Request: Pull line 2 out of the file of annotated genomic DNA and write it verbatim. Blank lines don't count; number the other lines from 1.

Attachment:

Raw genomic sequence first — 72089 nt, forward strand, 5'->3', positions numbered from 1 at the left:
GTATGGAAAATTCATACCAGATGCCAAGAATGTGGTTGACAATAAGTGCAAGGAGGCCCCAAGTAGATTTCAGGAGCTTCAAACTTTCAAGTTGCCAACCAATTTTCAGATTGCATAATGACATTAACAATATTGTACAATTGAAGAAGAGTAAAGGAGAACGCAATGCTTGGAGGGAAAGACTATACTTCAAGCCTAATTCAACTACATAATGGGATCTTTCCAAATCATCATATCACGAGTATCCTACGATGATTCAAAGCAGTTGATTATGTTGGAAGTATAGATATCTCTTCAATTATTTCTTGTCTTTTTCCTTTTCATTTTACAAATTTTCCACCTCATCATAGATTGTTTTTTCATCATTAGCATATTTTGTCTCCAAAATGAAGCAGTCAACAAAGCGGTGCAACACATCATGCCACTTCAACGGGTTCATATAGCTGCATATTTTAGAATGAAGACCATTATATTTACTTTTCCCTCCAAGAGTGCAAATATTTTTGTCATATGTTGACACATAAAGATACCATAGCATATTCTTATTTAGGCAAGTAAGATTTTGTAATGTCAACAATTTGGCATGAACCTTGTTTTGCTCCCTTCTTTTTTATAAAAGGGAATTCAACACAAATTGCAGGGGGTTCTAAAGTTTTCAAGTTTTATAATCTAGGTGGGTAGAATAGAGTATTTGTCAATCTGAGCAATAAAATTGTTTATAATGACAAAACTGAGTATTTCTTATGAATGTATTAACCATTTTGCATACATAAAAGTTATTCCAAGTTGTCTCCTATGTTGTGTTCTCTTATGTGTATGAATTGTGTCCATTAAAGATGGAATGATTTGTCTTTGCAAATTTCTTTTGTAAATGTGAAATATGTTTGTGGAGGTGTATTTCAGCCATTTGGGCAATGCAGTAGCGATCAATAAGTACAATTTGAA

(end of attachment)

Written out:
GTATGGAAAATTCATACCAGATGCCAAGAATGTGGTTGACAATAAGTGCAAGGAGGCCCCAAGTAGATTTCAGGAGCTTCAAACTTTCAAGTTGCCAACCAATTTTCAGATTGCATAATGACATTAACAATATTGTACAATTGAAGAAGAGTAAAGGAGAACGCAATGCTTGGAGGGAAAGACTATACTTCAAGCCTAATTCAACTACATAATGGGATCTTTCCAAATCATCATATCACGAGTATCCTACGATGATTCAAAGCAGTTGATTATGTTGGAAGTATAGATATCTCTTCAATTATTTCTTGTCTTTTTCCTTTTCATTTTACAAATTTTCCACCTCATCATAGATTGTTTTTTCATCATTAGCATATTTTGTCTCCAAAATGAAGCAGTCAACAAAGCGGTGCAACACATCATGCCACTTCAACGGGTTCATATAGCTGCATATTTTAGAATGAAGACCATTATATTTACTTTTCCCTCCAAGAGTGCAAATATTTTTGTCATATGTTGACACATAAAGATACCATAGCATATTCTTATTTAGGCAAGTAAGATTTTGTAATGTCAACAATTTGGCATGAACCTTGTTTTGCTCCCTTCTTTTTTATAAAAGGGAATTCAACACAAATTGCAGGGGGTTCTAAAGTTTTCAAGTTTTATAATCTAGGTGGGTAGAATAGAGTATTTGTCAATCTGAGCAATAAAATTGTTTATAATGACAAAACTGAGTATTTCTTATGAATGTATTAACCATTTTGCATACATAAAAGTTATTCCAAGTTGTCTCCTATGTTGTGTTCTCTTATGTGTATGAATTGTGTCCATTAAAGATGGAATGATTTGTCTTTGCAAATTTCTTTTGTAAATGTGAAATATGTTTGTGGAGGTGTATTTCAGCCATTTGGGCAATGCAGTAGCGATCAATAAGTACAATTTGAA